Seismic Activity Most Likely East of the Rockies in 2016: There are hopefully few Pacific Northwesterners who remain ignorant of the catastrophic implications of the Cascadian subduction zone, and its potential for a low-probability, high-consequence earthquake, recently brought to national attention in the New Yorker. You should by all means continue preparing for The Really Big One, which remains inevitable, and inevitably deadly.
But you might also take some consolation in the fact that Seattle doesn’t top the list of the United States Geologic Survey’s forecast of damaging seismic activity for 2016. Instead, Northern California and Oklahoma take the honors. Oklahoma in particular should make you pause, because as the state lies far from geologic hot spots along the Pacific Rim, its unexpected ranking entirely reflects an increased risk of induced (humanmade) earthquakes. In this case, earthquakes are induced by hydraulic fracking, the controversial practice of injecting wastewater deep underground to release natural gas and petroleum which is widespread in the Midwest.
You can consider what this all means while you view the full report, located here. While doing so, also consider that (1) Oklahoma is the third-largest natural gas producer and fifth-largest oil producer in the United States, (2) Oklahoma writ large is deep red, and has voted for a Republican president every election since 1968, (3) Oklahoma has the second-highest population of Native Americans of any state, who disproportionately vote Democratic and whose tribal lands hold significant oil and gas reserves, and (4) Oklahoma is the dead center of Tornado Alley.
A Few Words on the Death of North America’s Oldest Orangutan: Until last week, Seattle’s Woodland Park Zoo can claim to have had, for a time, North America’s oldest Orangutan, a 48 year-old male name Towan. He was popular and artistic, but suffered from recurrent respiratory issues, ultimately passing away during a routine veterinary examination on Thursday, March 24.
Towan’s death comes at a dark time for his genus as a whole, with both distinct species (Pongo abelli of Sumatra and Pongo pygmaeus of Borneo (Towan himself was a hybrid of the two) dropping precipitously under the inexorable pressures of humanity. There are myriad reasons for this sad march to extinction. Our global appetites for cheap paper products and palm oil figure heavily. More recently, the worst wildfires in 20 years have wracked Indonesia, with a full accounting of their devastation yet to be conducted.
A bright spot, amid the doom and gloom? In a recent study otherwise concerned with the urgent, compounding threats to our arboral orange relatives, field biologists report having previously underestimated populations of the Sumatran Orangutan.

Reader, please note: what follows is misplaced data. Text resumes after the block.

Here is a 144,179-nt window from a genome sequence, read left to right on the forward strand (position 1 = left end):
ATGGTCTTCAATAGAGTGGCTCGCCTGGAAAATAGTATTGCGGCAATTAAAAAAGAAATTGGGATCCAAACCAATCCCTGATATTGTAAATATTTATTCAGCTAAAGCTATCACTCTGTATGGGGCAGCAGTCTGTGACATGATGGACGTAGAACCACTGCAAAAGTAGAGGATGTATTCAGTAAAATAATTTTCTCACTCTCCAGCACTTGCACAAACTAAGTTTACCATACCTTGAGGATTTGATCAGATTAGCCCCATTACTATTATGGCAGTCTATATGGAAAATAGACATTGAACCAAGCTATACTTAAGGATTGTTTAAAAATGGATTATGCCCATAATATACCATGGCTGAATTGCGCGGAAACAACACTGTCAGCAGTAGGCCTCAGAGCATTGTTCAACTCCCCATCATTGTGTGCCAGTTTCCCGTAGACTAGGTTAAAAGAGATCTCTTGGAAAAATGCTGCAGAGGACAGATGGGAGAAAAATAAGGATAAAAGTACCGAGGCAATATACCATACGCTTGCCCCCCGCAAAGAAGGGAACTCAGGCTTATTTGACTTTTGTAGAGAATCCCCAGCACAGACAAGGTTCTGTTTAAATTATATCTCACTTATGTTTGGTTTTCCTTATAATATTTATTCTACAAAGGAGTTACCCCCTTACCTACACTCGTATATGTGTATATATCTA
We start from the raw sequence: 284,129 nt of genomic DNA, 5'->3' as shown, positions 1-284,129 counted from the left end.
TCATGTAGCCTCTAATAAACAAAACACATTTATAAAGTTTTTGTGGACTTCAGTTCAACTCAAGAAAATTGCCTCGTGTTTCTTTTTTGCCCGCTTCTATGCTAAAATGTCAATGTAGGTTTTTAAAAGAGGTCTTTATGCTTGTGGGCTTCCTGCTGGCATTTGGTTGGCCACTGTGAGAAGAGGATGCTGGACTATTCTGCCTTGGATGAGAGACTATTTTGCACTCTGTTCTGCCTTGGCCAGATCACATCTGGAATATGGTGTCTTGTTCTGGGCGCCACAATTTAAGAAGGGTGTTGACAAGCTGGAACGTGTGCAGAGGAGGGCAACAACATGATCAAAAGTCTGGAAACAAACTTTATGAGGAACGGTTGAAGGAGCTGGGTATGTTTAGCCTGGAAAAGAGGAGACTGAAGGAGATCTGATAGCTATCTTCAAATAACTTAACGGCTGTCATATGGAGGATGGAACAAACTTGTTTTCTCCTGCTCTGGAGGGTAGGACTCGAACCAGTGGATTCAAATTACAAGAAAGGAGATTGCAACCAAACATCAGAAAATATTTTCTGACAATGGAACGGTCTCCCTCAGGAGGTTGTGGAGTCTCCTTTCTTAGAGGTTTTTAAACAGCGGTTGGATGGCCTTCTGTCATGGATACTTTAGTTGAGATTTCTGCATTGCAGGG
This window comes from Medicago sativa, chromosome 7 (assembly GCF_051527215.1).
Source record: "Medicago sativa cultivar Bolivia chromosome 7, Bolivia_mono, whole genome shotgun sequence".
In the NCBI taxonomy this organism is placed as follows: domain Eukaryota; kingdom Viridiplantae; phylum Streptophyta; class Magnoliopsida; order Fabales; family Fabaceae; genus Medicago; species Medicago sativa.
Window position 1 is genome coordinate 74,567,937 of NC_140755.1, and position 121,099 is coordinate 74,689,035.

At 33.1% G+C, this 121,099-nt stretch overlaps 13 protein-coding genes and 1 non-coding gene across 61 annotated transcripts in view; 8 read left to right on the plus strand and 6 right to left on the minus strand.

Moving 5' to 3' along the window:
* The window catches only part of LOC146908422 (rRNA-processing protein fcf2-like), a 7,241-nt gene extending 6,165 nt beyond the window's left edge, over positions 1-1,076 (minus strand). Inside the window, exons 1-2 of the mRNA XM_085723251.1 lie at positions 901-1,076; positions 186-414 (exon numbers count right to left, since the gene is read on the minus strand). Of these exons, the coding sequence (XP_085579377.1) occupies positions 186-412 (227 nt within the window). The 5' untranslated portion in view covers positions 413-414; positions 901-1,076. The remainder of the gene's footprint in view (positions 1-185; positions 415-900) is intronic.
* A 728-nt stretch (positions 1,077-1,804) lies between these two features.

UW Researchers Identify Regions of the Human Genome with Scandalous Origins:
In a shadowy time before memory, the ancestors of modern humans coexisted with multiple close relatives in the tribe Hominini (“tribe” here referring to a level of taxonomic classification broader than “genus” but narrower than “family”). Among currently described species of hominins, Neandertals (Homo neanderthalensis) and Denisovans (Homo sp. Altai) have received particular attention in the popular press — likely because sex sells, and there is ample evidence that our ancestors interbred with Neandertals and Denisovans on multiple occasions.
With the advent of increasingly sophisticated methods for genome-wide DNA sequencing, and for extracting DNA from marginally preserved fragments of tissue, assessing the how, where, and when of ancestral human/ancient homnin interbreeding has become an active area of research. The latest exposé in the field was published earlier this month in the journal Science, headed by a team of researchers at University of Washington’s Genome Sciences Department.
In the article, lead author Benjamin Vernot and colleagues describe research to identify the specific regions in the genomes of 1523 modern humans that could be traced to interbreeding with either Neandertals or Denisovans. They demonstrated that (1) Neandertals interbred with ancient humans on multiple occasions, (2) only Melanesians (inhabitants of islands in the Southwest Pacific) had regions of the genome that could be attributed to both Neandertal and Denisovan influence, and (3) there are significant regions of the human genome that either have more or less Neandertal / Denisovan influence than you’d expect, meaning they have been affected by natural selection.
All of which, we suppose, is another piece in the enduring puzzle of what makes a human being.
Puget Sound Orcas Given Personal Health Records: There are approximately 84 Orcas (Orcinus orca) in southern Puget Sound, composing what is arguably the best-studied marine mammal population in the world. Following a meeting in Seattle last week aimed at incorporating information from numerous research organizations into a common, easily-accessible health records database, these 84 whales will be subjected to significantly more scientific scrutiny. Unfortunately for the rest of us, more scientific scrutiny remains unlikely to translate to more Orca sightings from the Seattle/Bainbridge ferry.